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Posts Tagged ‘stock market’

United States dollar

On December 14, 2010, Porter Stansberry of Stansberry Research Associates released a video called “The End of America.”

In it, he made the claim (at 6:18):

Let me back up and show you in the simplest terms possible what is going on, why I am so concerned… and what I believe will happen in the next 12 months.

He then went on to talk about the end of the U.S. dollar as the world’s reserve currency (13:40).

“The U.S. dollar has been the world’s reserve currency for decades now. So most Americans don’t have a clue about what the repercussions are of losing this status.

Commenting on the likelihood of Stansberry’s prediction much earlier than October 2011 wouldn’t have been that useful, as we learned in 2008, when the U.S. stock market was relatively high prior to September, before things began to massively collapse.

And, obviously a prediction much later than now wouldn’t be of much value either. Therefore, on October 23, 2011, I predict that Stansberry’s prediction is likely not to come true.

Eventually, the U.S. dollar will lose its status as the world reserve currency, since nothing lasts forever, and especially not a currency whose status is imposed through artificial forces, and not market forces.

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New York stock market index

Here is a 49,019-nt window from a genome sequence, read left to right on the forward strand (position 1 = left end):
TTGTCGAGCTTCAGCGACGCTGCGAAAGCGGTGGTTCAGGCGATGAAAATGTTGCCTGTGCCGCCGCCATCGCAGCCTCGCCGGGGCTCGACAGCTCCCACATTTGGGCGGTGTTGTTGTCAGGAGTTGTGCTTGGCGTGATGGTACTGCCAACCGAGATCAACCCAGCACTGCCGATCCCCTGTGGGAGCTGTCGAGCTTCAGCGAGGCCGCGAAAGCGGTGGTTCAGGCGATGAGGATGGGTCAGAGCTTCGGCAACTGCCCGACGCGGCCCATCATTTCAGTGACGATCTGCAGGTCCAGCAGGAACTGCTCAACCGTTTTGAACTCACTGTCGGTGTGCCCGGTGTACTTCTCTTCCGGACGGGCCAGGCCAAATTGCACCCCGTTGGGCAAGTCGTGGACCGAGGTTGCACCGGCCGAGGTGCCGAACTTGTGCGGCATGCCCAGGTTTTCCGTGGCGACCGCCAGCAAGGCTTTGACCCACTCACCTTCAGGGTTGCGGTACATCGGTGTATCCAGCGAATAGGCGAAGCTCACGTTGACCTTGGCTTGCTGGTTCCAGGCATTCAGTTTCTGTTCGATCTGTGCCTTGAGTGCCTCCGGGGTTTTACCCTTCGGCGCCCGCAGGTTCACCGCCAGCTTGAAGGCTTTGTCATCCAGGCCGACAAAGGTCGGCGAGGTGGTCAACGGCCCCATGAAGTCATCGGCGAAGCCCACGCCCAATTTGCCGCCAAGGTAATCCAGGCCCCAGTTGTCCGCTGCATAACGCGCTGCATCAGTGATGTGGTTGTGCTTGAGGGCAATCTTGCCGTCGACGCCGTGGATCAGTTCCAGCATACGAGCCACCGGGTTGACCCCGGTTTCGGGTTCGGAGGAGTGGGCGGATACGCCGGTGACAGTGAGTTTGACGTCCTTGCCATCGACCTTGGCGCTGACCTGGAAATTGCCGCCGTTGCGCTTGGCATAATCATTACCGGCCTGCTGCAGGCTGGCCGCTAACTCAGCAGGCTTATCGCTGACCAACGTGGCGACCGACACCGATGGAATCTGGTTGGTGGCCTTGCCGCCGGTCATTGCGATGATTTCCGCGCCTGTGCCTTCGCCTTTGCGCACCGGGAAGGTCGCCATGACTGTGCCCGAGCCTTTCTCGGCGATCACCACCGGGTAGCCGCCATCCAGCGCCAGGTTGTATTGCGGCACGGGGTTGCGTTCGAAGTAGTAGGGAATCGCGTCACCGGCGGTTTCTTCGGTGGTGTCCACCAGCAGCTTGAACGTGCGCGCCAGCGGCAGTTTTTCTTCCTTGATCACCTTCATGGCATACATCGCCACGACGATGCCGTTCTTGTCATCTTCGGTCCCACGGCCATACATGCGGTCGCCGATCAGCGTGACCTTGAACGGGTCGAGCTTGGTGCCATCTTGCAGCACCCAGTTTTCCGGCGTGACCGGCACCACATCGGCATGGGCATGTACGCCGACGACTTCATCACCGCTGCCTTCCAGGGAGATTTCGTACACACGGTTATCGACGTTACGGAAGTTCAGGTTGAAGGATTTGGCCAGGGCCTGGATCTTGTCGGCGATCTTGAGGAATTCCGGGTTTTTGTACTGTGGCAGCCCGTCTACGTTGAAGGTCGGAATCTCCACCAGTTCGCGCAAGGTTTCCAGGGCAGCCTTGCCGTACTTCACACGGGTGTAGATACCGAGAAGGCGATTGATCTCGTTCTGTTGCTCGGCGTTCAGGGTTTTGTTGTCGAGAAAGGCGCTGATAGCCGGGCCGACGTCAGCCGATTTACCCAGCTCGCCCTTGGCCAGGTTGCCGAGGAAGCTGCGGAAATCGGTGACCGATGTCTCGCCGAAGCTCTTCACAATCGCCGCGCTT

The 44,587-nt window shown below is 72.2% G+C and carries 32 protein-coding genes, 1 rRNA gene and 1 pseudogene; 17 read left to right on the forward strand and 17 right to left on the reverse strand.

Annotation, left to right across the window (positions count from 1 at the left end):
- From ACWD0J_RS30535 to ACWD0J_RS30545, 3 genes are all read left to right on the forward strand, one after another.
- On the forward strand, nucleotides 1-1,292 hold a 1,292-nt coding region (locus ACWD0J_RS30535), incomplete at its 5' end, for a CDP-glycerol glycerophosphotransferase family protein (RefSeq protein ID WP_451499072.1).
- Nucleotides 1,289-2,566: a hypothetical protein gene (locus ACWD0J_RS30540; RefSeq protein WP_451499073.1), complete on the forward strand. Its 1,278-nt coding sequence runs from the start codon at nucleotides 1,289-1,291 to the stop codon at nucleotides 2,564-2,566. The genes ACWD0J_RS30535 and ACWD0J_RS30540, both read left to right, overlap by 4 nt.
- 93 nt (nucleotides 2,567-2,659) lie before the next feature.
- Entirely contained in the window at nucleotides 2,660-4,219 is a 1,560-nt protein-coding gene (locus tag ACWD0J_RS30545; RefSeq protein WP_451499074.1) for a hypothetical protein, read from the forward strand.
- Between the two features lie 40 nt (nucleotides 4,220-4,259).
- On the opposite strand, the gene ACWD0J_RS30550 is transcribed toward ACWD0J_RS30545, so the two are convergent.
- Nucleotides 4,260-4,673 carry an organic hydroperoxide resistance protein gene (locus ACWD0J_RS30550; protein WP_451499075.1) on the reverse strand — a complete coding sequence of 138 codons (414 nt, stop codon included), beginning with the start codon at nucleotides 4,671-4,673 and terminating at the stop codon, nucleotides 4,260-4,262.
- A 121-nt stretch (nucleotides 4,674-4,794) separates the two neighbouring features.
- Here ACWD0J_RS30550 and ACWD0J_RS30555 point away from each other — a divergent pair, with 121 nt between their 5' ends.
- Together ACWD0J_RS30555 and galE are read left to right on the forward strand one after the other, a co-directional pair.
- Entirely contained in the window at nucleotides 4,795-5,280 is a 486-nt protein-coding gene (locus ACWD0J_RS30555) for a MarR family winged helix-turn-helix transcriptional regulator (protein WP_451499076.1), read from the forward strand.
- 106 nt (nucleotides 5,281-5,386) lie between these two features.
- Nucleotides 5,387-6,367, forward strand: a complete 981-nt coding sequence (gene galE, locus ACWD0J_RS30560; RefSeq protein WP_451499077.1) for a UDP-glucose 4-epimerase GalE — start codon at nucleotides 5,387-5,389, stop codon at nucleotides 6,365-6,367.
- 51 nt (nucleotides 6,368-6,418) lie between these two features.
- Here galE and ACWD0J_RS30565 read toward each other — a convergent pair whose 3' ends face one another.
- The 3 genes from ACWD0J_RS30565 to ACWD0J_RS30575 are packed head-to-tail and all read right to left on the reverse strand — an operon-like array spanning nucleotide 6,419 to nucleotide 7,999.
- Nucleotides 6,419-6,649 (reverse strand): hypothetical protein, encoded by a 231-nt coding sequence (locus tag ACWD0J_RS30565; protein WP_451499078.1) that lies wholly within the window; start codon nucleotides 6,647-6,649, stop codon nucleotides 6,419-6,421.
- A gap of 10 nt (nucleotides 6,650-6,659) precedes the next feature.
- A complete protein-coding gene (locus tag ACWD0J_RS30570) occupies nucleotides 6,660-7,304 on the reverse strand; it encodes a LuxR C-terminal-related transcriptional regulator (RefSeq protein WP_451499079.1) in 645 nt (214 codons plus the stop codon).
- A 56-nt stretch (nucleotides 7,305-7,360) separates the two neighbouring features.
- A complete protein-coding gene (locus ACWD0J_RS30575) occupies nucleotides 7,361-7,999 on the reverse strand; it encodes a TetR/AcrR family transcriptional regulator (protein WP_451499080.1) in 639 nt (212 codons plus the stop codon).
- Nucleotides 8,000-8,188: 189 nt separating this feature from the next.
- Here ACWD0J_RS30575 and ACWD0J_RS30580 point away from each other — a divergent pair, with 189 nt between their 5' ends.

When I applied for a pre-approved mortgage at the height of the financial crisis in early 2009, the bank asked for the current market value of my assets.

At the same time, many U.S. banks were marking their assets to model, meaning they could decide what to value them at based on a model they created.

While the very banks that marked their assets up based on pre-crash levels  to sell mortgages to customers on the basis of having the collateral, they expected something different from their customers. Namely, the current market value of their assets, which were mostly highly depreciated relative to a year prior.

The world’s richest man as of the end of 2010, Warren Buffett, before he turned his back on his principles, wrote in 2002:

In extreme cases, mark-to-model degenerates into what I would call mark-to-myth.

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